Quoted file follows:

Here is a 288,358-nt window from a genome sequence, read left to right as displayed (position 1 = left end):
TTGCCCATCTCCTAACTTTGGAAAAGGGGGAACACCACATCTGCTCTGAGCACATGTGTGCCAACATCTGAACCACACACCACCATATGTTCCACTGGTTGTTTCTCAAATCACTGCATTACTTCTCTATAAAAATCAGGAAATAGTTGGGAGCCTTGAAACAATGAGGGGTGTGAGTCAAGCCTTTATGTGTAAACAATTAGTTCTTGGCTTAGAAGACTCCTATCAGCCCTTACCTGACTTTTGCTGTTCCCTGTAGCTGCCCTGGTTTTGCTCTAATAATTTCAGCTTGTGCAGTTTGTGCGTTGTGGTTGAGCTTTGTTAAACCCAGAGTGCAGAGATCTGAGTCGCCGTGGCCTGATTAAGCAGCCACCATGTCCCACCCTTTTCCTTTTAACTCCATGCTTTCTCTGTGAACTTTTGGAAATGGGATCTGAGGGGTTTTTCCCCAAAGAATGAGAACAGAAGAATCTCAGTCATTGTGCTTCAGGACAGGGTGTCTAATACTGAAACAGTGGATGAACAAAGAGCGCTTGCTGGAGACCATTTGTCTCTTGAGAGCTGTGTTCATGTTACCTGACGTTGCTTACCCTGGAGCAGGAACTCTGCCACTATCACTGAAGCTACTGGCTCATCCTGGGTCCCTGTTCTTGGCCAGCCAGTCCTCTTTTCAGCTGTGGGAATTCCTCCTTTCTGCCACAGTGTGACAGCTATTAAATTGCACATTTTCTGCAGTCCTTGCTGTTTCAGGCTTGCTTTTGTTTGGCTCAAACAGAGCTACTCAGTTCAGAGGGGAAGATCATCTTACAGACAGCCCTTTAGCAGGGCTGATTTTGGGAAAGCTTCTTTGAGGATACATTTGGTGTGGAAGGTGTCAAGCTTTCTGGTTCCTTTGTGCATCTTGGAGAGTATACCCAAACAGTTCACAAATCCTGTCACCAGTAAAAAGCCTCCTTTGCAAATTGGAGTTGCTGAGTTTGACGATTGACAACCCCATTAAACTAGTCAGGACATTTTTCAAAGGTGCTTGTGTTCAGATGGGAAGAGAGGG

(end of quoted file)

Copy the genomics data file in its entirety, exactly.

Here is a 288,358-nt window from a genome sequence, read left to right as displayed (position 1 = left end):
TTGCCCATCTCCTAACTTTGGAAAAGGGGGAACACCACATCTGCTCTGAGCACATGTGTGCCAACATCTGAACCACACACCACCATATGTTCCACTGGTTGTTTCTCAAATCACTGCATTACTTCTCTATAAAAATCAGGAAATAGTTGGGAGCCTTGAAACAATGAGGGGTGTGAGTCAAGCCTTTATGTGTAAACAATTAGTTCTTGGCTTAGAAGACTCCTATCAGCCCTTACCTGACTTTTGCTGTTCCCTGTAGCTGCCCTGGTTTTGCTCTAATAATTTCAGCTTGTGCAGTTTGTGCGTTGTGGTTGAGCTTTGTTAAACCCAGAGTGCAGAGATCTGAGTCGCCGTGGCCTGATTAAGCAGCCACCATGTCCCACCCTTTTCCTTTTAACTCCATGCTTTCTCTGTGAACTTTTGGAAATGGGATCTGAGGGGTTTTTCCCCAAAGAATGAGAACAGAAGAATCTCAGTCATTGTGCTTCAGGACAGGGTGTCTAATACTGAAACAGTGGATGAACAAAGAGCGCTTGCTGGAGACCATTTGTCTCTTGAGAGCTGTGTTCATGTTACCTGACGTTGCTTACCCTGGAGCAGGAACTCTGCCACTATCACTGAAGCTACTGGCTCATCCTGGGTCCCTGTTCTTGGCCAGCCAGTCCTCTTTTCAGCTGTGGGAATTCCTCCTTTCTGCCACAGTGTGACAGCTATTAAATTGCACATTTTCTGCAGTCCTTGCTGTTTCAGGCTTGCTTTTGTTTGGCTCAAACAGAGCTACTCAGTTCAGAGGGGAAGATCATCTTACAGACAGCCCTTTAGCAGGGCTGATTTTGGGAAAGCTTCTTTGAGGATACATTTGGTGTGGAAGGTGTCAAGCTTTCTGGTTCCTTTGTGCATCTTGGAGAGTATACCCAAACAGTTCACAAATCCTGTCACCAGTAAAAAGCCTCCTTTGCAAATTGGAGTTGCTGAGTTTGACGATTGACAACCCCATTAAACTAGTCAGGACATTTTTCAAAGGTGCTTGTGTTCAGATGGGAAGAGAGGG